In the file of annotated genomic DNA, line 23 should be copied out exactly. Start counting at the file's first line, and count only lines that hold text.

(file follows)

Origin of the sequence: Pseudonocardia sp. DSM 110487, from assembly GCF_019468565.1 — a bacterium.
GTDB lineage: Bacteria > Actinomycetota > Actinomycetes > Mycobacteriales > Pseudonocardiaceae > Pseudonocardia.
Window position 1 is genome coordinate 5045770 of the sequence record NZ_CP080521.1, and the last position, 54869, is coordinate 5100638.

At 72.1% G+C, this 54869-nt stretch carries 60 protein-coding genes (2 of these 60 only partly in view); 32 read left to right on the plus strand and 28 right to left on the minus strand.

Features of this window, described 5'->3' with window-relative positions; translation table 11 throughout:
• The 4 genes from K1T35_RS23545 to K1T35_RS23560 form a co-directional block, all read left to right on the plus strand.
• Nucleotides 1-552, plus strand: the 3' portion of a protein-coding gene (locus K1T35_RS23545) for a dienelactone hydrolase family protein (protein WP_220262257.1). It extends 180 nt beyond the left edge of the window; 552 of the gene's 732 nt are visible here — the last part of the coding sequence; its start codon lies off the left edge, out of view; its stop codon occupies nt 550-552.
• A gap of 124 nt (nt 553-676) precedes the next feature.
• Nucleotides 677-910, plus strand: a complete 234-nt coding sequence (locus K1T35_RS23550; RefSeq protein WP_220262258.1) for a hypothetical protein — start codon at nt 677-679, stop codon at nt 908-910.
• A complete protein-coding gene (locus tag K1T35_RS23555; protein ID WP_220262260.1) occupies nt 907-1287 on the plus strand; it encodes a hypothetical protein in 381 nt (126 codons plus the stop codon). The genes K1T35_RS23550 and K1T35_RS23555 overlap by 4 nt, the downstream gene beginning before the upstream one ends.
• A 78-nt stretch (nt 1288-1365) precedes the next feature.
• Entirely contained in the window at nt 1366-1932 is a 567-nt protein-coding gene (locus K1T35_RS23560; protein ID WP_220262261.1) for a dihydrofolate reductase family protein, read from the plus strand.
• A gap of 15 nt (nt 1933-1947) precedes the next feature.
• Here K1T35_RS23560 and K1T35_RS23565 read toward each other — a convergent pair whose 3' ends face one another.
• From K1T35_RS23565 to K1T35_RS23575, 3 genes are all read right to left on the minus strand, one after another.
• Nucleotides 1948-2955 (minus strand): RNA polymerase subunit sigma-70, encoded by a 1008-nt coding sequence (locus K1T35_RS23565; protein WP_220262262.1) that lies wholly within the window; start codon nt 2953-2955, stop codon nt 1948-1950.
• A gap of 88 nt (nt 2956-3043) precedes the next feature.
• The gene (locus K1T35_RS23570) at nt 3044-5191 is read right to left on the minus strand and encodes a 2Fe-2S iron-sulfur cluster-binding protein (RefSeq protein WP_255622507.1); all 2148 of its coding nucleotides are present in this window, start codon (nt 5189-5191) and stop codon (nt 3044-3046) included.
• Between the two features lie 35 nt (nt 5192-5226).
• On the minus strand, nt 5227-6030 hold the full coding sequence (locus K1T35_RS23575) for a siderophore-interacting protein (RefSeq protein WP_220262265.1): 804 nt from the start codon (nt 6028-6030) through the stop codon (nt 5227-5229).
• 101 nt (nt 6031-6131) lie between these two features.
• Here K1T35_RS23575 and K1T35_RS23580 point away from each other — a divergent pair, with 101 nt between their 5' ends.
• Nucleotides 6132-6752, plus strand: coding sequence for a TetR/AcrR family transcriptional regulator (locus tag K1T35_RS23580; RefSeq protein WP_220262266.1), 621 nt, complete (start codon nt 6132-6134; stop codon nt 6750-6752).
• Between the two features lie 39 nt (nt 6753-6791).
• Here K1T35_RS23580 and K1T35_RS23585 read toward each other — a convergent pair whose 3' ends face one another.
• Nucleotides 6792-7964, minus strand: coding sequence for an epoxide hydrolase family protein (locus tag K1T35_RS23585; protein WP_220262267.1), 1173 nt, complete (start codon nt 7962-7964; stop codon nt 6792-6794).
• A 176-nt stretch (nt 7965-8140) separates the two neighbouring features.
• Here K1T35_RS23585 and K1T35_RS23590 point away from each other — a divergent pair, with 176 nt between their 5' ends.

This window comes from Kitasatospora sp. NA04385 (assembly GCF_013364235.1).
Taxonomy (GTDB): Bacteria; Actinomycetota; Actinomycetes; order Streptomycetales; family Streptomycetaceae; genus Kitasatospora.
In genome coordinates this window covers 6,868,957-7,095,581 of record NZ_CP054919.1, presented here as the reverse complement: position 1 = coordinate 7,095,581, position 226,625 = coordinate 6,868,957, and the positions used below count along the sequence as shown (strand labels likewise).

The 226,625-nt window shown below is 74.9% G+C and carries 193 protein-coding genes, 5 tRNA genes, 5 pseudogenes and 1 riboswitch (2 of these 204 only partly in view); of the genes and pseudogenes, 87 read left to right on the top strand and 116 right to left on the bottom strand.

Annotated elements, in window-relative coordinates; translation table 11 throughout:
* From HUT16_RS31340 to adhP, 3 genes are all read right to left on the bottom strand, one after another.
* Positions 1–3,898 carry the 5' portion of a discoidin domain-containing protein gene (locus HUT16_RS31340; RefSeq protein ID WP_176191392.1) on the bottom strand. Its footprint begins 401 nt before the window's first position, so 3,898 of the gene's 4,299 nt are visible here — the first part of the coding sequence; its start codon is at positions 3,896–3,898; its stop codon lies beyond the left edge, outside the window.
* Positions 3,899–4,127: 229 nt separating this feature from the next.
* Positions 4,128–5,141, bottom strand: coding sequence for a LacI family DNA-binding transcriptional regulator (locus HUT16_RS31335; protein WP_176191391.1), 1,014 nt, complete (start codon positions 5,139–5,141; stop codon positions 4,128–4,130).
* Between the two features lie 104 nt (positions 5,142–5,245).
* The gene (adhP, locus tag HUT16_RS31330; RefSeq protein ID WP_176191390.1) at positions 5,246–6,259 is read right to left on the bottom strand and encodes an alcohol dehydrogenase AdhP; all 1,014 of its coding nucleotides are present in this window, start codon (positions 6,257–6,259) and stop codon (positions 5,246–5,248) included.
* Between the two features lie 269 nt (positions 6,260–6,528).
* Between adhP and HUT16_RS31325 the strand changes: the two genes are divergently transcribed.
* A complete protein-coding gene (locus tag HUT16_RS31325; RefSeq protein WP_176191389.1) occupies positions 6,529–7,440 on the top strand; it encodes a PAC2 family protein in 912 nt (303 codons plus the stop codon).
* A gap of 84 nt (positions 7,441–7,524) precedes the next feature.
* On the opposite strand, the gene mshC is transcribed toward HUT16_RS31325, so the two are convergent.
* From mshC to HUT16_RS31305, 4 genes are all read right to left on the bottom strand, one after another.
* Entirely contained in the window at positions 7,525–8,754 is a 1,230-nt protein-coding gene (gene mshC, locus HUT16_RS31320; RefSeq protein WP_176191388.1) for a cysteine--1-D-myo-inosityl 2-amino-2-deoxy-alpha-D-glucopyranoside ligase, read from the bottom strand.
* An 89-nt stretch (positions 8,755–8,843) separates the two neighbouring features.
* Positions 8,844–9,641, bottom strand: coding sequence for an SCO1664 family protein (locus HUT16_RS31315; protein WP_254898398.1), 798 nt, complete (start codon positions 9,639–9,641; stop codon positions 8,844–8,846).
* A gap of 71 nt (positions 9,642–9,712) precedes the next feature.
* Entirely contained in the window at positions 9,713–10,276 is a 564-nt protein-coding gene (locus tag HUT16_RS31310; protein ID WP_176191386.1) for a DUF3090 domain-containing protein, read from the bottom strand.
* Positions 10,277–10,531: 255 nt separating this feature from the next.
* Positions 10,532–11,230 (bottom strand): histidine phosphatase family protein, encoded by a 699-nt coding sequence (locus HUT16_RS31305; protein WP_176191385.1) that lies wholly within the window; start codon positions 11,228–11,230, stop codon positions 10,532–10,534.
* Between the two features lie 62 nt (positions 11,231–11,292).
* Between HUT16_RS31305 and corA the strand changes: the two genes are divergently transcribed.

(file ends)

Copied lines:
• Nucleotides 6132-6752, plus strand: coding sequence for a TetR/AcrR family transcriptional regulator (locus tag K1T35_RS23580; RefSeq protein WP_220262266.1), 621 nt, complete (start codon nt 6132-6134; stop codon nt 6750-6752).